Neal B, Perkovic V, de Zeeuw D et al (2013) Rationale, design, and baseline characteristics of the Canagliflozin Cardiovascular Assessment Study (CANVAS)—a randomized placebo-controlled trial. Am Heart J 166(2):217–223 e11. https://doi.org/10.1016/j.ahj.2013.05.007
Neal B, Perkovic V, Matthews DR et al (2017) Rationale, design and baseline characteristics of the CANagliflozin cardioVascular Assessment Study-Renal (CANVAS-R): a randomized, placebo-controlled trial. Diabetes Obes Metab 19(3):387–393. https://doi.org/10.1111/dom.12829
Geiss LS, Li Y, Hora I, Albright A, Rolka D, Gregg EW (2019) Resurgence of diabetes-related nontraumatic lower-extremity amputation in the young and middle-aged adult US population. Diabetes Care 42(1):50–54. https://doi.org/10.2337/dc18-1380
Li D, Yang JY, Wang T, Shen S, Tang H (2018) Risks of diabetic foot syndrome and amputation associated with sodium glucose co-transporter 2 inhibitors: a meta-analysis of randomized controlled trials. Diabetes Metab 44(5):410–414. https://doi.org/10.1016/j.diabet.2018.02.001
Radholm K, Wu JH, Wong MG et al (2018) Effects of sodium-glucose cotransporter-2 inhibitors on cardiovascular disease, death and safety outcomes in type 2 diabetes - a systematic review. Diabetes Res Clin Pract 140:118–128. https://doi.org/10.1016/j.diabres.2018.03.027
Adimadhyam S, Lee TA, Calip GS, Smith Marsh DE, Layden BT, Schumock GT (2018) Risk of amputations associated with SGLT2 inhibitors compared to DPP-4 inhibitors: a propensity-matched cohort study. Diabetes Obes Metab 20(12):2792–2799. https://doi.org/10.1111/dom.13459
Ryan PB, Buse JB, Schuemie MJ et al (2018) Comparative effectiveness of canagliflozin, SGLT2 inhibitors and non-SGLT2 inhibitors on the risk of hospitalization for heart failure and amputation in patients with type 2 diabetes mellitus: a real-world meta-analysis of 4 observational databases (OBSERVE-4D). Diabetes Obes Metab 20(11):2585–2597. https://doi.org/10.1111/dom.13424
Yuan Z, DeFalco FJ, Ryan PB et al (2018) Risk of lower extremity amputations in people with type 2 diabetes mellitus treated with sodium-glucose co-transporter-2 inhibitors in the USA: a retrospective cohort study. Diabetes Obes Metab 20(3):582–589. https://doi.org/10.1111/dom.13115
Chang HY, Singh S, Mansour O, Baksh S, Alexander GC (2018) Association between sodium-glucose cotransporter 2 inhibitors and lower extremity amputation among patients with type 2 diabetes. JAMA Intern Med 178(9):1190–1198. https://doi.org/10.1001/jamainternmed.2018.3034
Dawwas GK, Smith SM, Park H (2019) Cardiovascular outcomes of sodium glucose cotransporter-2 inhibitors in patients with type 2 diabetes. Diabetes Obes Metab 21(1):28–36. https://doi.org/10.1111/dom.13477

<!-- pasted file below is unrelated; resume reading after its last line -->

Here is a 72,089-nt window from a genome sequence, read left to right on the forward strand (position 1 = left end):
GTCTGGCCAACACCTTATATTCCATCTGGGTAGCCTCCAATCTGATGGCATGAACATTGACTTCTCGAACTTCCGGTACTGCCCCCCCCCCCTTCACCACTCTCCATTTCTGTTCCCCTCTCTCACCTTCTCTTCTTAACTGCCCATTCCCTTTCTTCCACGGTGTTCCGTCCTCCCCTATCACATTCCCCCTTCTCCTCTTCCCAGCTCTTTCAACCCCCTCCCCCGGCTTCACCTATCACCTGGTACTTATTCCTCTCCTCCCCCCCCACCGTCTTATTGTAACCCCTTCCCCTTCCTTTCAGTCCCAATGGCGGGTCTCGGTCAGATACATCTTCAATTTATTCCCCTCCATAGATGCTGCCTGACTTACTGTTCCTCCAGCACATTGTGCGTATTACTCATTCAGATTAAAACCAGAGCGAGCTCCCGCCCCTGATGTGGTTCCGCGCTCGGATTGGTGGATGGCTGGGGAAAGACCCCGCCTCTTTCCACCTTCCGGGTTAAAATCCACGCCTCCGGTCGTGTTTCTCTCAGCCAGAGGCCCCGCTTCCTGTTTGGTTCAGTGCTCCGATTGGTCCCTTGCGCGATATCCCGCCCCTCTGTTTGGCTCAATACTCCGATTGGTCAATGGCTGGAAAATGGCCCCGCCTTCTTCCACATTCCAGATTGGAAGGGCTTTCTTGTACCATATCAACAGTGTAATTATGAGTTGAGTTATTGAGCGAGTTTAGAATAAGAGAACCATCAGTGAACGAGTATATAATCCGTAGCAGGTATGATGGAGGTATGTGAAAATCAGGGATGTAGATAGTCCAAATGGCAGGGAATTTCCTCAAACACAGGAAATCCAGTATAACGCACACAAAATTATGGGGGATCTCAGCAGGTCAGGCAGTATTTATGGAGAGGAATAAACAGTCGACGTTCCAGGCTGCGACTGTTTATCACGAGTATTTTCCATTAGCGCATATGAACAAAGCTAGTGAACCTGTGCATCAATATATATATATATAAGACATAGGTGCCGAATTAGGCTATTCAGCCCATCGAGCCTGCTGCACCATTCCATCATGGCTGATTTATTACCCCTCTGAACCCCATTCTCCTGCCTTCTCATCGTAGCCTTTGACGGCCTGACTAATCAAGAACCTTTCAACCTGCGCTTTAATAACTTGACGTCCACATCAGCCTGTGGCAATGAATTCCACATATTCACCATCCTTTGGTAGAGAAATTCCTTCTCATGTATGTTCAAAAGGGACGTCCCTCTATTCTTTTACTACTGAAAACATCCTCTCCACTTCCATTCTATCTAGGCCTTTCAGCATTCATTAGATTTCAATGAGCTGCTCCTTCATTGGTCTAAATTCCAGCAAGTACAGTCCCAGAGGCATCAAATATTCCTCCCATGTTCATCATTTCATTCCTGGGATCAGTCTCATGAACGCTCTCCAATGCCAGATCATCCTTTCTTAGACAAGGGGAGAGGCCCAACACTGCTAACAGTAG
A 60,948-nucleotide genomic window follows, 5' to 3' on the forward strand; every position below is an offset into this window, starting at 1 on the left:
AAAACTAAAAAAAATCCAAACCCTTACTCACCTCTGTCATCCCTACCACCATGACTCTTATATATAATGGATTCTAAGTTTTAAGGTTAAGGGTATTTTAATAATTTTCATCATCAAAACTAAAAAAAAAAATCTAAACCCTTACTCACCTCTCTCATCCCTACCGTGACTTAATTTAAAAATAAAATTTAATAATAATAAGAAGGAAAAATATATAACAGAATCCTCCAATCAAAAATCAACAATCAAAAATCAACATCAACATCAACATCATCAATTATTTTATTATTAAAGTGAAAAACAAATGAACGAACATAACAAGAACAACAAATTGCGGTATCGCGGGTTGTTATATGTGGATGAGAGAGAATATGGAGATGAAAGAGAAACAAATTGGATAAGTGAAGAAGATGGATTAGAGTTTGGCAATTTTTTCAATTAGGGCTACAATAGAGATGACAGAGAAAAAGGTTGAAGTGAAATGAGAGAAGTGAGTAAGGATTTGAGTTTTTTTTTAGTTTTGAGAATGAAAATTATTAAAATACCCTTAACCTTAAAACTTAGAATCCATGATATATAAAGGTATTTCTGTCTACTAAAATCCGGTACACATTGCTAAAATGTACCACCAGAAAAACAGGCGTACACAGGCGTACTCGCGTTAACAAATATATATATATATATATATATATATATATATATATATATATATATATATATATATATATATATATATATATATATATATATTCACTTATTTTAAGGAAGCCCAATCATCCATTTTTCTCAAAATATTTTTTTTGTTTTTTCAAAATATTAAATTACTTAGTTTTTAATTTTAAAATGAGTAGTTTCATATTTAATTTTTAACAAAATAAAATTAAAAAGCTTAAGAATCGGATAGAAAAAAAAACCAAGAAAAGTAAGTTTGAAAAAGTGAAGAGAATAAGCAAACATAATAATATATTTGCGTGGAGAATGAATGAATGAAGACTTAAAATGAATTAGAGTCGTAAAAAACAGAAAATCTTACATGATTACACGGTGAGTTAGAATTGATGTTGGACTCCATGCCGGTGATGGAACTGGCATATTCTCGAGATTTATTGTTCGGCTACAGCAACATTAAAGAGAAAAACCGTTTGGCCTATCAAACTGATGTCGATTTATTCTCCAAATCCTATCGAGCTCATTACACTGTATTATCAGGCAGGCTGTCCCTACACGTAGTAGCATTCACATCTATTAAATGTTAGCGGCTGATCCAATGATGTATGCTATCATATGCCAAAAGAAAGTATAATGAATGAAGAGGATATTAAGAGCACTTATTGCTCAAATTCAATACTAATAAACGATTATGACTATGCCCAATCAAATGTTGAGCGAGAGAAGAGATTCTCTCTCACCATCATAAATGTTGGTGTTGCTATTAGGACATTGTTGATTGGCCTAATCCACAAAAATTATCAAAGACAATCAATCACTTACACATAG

Yang JY, Wang T, Pate V et al (2019) Sodium-glucose cotransporter-2 inhibitor use and risk of lower-extremity amputation: evolving questions, evolving answers. Diabetes Obes Metab. https://doi.org/10.1111/dom.13647
Udell JA, Yuan Z, Rush T, Sicignano NM, Galitz M, Rosenthal N (2018) Cardiovascular outcomes and risks after initiation of a sodium glucose cotransporter 2 inhibitor: results from the EASEL population-based cohort study (evidence for cardiovascular outcomes with sodium glucose cotransporter 2 inhibitors in the real world). Circulation 137(14):1450–1459. https://doi.org/10.1161/CIRCULATIONAHA.117.031227
Ueda P, Svanstrom H, Melbye M et al (2018) Sodium glucose cotransporter 2 inhibitors and risk of serious adverse events: nationwide register based cohort study. BMJ 363:k4365. https://doi.org/10.1136/bmj.k4365
Juhlin K, Karimi G, Ander M et al (2015) Using VigiBase to identify substandard medicines: detection capacity and key prerequisites. Drug Saf 38(4):373–382. https://doi.org/10.1007/s40264-015-0271-2
Fadini GP, Avogaro A (2017) SGLT2 inhibitors and amputations in the US FDA Adverse Event Reporting System. Lancet Diabetes Endocrinol 5(9):680–681. https://doi.org/10.1016/S2213-8587(17)30257-7
Prentice RL, Langer R, Stefanick ML et al (2005) Combined postmenopausal hormone therapy and cardiovascular disease: toward resolving the discrepancy between observational studies and the Women’s Health Initiative clinical trial. Am J Epidemiol 162(5):404–414. https://doi.org/10.1093/aje/kwi223
Oda Y, Tu CL, Menendez A, Nguyen T, Bikle DD (2016) Vitamin D and calcium regulation of epidermal wound healing. J Steroid Biochem Mol Biol 164:379–385. https://doi.org/10.1016/j.jsbmb.2015.08.011
Razzaghi R, Pidar F, Momen-Heravi M, Bahmani F, Akbari H, Asemi Z (2018) Magnesium supplementation and the effects on wound healing and metabolic status in patients with diabetic foot ulcer: a randomized, double-blind, placebo-controlled trial. Biol Trace Elem Res 181(2):207–215. https://doi.org/10.1007/s12011-017-1056-5
Razzaghi R, Pourbagheri H, Momen-Heravi M et al (2017) The effects of vitamin D supplementation on wound healing and metabolic status in patients with diabetic foot ulcer: a randomized, double-blind, placebo-controlled trial. J Diabetes Complicat 31(4):766–772. https://doi.org/10.1016/j.jdiacomp.2016.06.017
Kalaitzoglou E, Fowlkes JL, Popescu I, Thrailkill KM (2019) Diabetes pharmacotherapy and effects on the musculoskeletal system. Diabetes Metab Res Rev 35(2):e3100. https://doi.org/10.1002/dmrr.3100
Inzucchi SE, Iliev H, Pfarr E, Zinman B (2018) Empagliflozin and assessment of lower-limb amputations in the EMPA-REG OUTCOME Trial. Diabetes Care 41(1):e4–e5. https://doi.org/10.2337/dc17-1551
(2018) Ertugliflozin for type 2 diabetes. JAMA 319(23): 2434–2435. https://doi.org/10.1001/jama.2018.5840
VA Puget Sound Healthcare System provided support for EJB’s participation in writing this commentary. The study sponsor was not involved in the design of the study; the collection, analysis, and interpretation of data; writing the report; or the decision to submit the report for publication.
EJB received support from Bayer AG for his participation at an expert committee meeting. MM-S and IR-V declare no duality of interest associated with this manuscript.
Springer Nature remains neutral with regard to jurisdictional claims in published maps and institutional affiliations.
About this article
Cite this article
Monteiro-Soares, M., Ribeiro-Vaz, I. & Boyko, E.J. Canagliflozin should be prescribed with caution to individuals with type 2 diabetes and high risk of amputation. Diabetologia 62, 900–904 (2019). https://doi.org/10.1007/s00125-019-4861-x
- Adverse drug reactions
- Diabetic foot
- Lower extremity amputation